This week’s State Worker column started with a tip that Caltrans employees were planning a barbecue and golf tournament on state time. Caltrans officials said that the off site at Land Park last Tuesday was on the up and up, that managers paid for it with their own money and that anyone who golfed had to burn leave credits.
You have to wonder how many little things that would make state work just a little more pleasant never happen because management doesn’t want to risk criticism. But it doesn’t have to be that way, said Paul Harvey, a University of New Hampshire management expert who we quote in today’s column. Here’s some of what Harvey said that didn’t get into Thursday’s column, followed by a department email that explains the event.
On why government shies away from morale-boosting activities:
It’s very difficult to explain the indirect benefits of a team building exercise, especially to a lot of people. ... The goal really is to communicate the benefit of what you’re doing ahead of doing it. People are less likely to think something is suspicious. If they’re coming right out, and saying, ‘This is a team-building activity,’ people might still say that’s not the best use of resources, but at least (management) is going through the effort to say its intended to be valuable.
Sign Up and Save
Get six months of free digital access to The Sacramento Bee
On the tipster’s assumption that the Caltrans event was wasteful:
I think you’d get a similar reaction if you compared public perception of government spending to stockholders’ perceptions of private company spending on these types of activities. It’s human nature to be more critical of spending when it’s your money being spent. Stockholders are more likely to question private company spending than the general public or even customers of those companies are because the financial costs to them are much more direct. ...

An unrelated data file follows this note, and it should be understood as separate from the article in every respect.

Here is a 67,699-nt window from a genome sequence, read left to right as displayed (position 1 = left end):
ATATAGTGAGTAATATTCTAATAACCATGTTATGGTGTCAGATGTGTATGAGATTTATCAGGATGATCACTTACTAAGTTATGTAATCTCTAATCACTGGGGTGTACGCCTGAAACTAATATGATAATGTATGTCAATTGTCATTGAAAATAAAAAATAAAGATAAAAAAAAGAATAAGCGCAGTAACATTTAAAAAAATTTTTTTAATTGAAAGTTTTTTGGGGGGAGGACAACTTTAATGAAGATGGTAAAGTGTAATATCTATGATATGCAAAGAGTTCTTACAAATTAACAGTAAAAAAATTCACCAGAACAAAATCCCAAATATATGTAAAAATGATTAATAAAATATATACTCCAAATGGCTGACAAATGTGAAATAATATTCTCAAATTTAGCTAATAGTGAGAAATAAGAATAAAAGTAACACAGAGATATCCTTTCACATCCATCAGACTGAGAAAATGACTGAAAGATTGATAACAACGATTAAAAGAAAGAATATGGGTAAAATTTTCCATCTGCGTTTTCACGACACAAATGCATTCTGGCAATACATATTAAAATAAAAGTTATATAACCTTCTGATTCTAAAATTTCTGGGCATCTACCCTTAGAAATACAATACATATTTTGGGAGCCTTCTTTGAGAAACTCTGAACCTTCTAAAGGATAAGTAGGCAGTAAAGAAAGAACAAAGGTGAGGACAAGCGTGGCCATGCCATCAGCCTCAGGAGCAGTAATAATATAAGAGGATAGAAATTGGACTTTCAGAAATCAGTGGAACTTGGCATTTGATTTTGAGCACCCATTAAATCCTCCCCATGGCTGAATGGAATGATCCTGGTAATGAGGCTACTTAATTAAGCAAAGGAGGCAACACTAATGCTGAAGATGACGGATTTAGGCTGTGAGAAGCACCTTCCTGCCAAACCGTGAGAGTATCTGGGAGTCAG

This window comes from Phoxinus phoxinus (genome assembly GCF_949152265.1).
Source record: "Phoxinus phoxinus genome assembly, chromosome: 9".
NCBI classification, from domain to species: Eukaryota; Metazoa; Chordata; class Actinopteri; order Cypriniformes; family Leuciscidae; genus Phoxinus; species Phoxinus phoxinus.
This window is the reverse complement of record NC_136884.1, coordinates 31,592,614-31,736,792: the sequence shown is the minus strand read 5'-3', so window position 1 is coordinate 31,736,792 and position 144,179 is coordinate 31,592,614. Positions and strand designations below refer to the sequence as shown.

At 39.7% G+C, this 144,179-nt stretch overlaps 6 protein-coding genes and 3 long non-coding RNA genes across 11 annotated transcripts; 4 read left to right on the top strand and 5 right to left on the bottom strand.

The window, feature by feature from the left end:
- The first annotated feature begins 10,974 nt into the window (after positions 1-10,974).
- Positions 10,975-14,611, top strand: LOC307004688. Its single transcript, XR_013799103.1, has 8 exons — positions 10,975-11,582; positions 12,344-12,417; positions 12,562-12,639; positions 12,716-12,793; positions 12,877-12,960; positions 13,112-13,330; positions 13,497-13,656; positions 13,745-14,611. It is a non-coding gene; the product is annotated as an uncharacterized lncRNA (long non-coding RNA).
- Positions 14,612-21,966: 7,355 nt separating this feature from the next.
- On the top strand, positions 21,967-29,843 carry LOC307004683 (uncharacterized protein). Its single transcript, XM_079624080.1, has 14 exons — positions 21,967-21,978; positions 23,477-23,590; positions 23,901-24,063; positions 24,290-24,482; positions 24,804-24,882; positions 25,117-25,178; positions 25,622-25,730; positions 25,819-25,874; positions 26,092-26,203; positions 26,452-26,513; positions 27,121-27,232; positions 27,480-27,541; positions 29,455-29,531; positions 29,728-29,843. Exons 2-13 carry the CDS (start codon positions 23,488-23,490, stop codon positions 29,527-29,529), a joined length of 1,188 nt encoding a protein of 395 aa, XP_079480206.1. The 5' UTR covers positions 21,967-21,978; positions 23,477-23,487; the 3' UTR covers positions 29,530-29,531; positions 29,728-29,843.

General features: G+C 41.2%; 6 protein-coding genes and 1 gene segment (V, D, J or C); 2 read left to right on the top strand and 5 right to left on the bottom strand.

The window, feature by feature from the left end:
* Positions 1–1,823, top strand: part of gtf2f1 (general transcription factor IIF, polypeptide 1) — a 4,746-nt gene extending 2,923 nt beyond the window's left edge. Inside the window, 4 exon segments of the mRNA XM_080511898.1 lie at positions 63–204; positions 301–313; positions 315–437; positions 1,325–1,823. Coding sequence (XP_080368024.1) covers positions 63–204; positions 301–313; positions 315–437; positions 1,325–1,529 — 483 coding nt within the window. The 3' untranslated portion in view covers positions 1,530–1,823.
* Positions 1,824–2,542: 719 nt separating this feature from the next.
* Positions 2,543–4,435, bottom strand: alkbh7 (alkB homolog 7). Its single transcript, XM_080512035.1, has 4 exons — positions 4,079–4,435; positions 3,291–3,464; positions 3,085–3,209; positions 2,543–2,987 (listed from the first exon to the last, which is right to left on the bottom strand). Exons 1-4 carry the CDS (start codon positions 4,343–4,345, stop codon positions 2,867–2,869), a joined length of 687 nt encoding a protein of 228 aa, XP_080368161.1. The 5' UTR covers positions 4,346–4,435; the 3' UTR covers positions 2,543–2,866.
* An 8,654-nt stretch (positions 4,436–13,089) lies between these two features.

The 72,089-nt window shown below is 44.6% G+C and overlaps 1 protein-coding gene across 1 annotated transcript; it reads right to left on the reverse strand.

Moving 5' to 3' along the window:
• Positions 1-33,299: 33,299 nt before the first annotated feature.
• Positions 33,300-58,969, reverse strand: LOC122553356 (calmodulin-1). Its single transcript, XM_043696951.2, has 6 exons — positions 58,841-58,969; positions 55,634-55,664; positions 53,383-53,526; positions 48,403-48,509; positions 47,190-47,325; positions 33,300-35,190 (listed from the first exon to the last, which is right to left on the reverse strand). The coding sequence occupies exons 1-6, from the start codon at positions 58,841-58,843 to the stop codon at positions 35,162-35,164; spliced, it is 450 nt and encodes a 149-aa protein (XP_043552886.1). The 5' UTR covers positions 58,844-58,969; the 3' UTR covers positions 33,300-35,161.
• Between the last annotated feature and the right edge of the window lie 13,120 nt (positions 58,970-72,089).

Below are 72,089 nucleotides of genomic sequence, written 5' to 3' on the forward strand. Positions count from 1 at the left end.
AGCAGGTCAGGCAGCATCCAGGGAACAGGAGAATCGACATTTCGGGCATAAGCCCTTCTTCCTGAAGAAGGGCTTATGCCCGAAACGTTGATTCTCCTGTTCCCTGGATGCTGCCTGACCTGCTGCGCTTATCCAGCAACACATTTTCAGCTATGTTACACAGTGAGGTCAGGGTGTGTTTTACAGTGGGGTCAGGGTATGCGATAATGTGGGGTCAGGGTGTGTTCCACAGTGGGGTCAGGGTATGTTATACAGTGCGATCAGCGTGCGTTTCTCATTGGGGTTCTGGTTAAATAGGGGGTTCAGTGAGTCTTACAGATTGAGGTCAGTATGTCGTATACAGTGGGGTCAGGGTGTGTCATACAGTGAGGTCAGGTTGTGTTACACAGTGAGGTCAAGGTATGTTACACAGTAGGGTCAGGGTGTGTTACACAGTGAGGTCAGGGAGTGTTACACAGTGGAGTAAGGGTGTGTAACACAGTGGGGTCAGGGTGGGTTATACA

Taxpayers often have a similar perspective, because for them more spending might mean higher taxes. In both cases the criticism is often short-sighted. Again (that’s) human nature when one’s own money is on the table. Because we all pay taxes, though, there are more eyes on government spending than most companies face, so there’s often more scrutiny.
On the Division of Local Assistance managers’ decision to pay for the Land Park off-site with their own money:
Wow. That’s not common. You almost never see that in the private sector. ... Now, if the department openly advertises the event as privately funded, they would really help themselves out. It’s hard to get mad about that.
On Caltrans’ email to staff explaining the rationale and rules for the off site, sent after The State Worker asked a few questions about the event.
The research pretty consistently shows that an after-the-fact explanation has an uphill battle. Then it sounds like you’re making excuses and trying to cover your own butt.
State Worker columns have space for about 450 words, so much of what informs them never sees print. Column Extras give State Worker blog users notes, quotes, documents and details behind what’s written.